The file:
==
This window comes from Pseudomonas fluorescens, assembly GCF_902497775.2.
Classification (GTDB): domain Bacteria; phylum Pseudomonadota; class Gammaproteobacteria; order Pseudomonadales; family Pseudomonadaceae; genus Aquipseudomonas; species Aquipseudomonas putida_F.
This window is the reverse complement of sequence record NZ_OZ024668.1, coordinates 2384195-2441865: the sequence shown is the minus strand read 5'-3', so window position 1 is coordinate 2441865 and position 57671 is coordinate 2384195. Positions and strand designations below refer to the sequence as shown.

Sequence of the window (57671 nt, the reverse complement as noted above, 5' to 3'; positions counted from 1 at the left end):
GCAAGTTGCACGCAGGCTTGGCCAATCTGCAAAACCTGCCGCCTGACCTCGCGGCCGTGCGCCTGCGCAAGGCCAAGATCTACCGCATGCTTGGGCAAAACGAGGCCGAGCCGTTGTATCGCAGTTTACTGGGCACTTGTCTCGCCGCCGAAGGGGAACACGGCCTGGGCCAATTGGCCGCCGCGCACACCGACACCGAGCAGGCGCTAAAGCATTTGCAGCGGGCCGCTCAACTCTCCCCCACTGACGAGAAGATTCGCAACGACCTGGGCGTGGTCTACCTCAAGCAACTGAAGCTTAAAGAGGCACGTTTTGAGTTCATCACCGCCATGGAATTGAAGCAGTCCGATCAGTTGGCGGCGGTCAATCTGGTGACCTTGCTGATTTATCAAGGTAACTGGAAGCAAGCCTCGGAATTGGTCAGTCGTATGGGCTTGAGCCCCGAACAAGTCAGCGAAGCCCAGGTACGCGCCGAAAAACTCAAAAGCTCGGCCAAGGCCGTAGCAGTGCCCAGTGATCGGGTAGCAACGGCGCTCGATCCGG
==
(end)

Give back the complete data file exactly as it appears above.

This window comes from Pseudomonas fluorescens, assembly GCF_902497775.2.
Classification (GTDB): domain Bacteria; phylum Pseudomonadota; class Gammaproteobacteria; order Pseudomonadales; family Pseudomonadaceae; genus Aquipseudomonas; species Aquipseudomonas putida_F.
This window is the reverse complement of sequence record NZ_OZ024668.1, coordinates 2384195-2441865: the sequence shown is the minus strand read 5'-3', so window position 1 is coordinate 2441865 and position 57671 is coordinate 2384195. Positions and strand designations below refer to the sequence as shown.

Sequence of the window (57671 nt, the reverse complement as noted above, 5' to 3'; positions counted from 1 at the left end):
GCAAGTTGCACGCAGGCTTGGCCAATCTGCAAAACCTGCCGCCTGACCTCGCGGCCGTGCGCCTGCGCAAGGCCAAGATCTACCGCATGCTTGGGCAAAACGAGGCCGAGCCGTTGTATCGCAGTTTACTGGGCACTTGTCTCGCCGCCGAAGGGGAACACGGCCTGGGCCAATTGGCCGCCGCGCACACCGACACCGAGCAGGCGCTAAAGCATTTGCAGCGGGCCGCTCAACTCTCCCCCACTGACGAGAAGATTCGCAACGACCTGGGCGTGGTCTACCTCAAGCAACTGAAGCTTAAAGAGGCACGTTTTGAGTTCATCACCGCCATGGAATTGAAGCAGTCCGATCAGTTGGCGGCGGTCAATCTGGTGACCTTGCTGATTTATCAAGGTAACTGGAAGCAAGCCTCGGAATTGGTCAGTCGTATGGGCTTGAGCCCCGAACAAGTCAGCGAAGCCCAGGTACGCGCCGAAAAACTCAAAAGCTCGGCCAAGGCCGTAGCAGTGCCCAGTGATCGGGTAGCAACGGCGCTCGATCCGG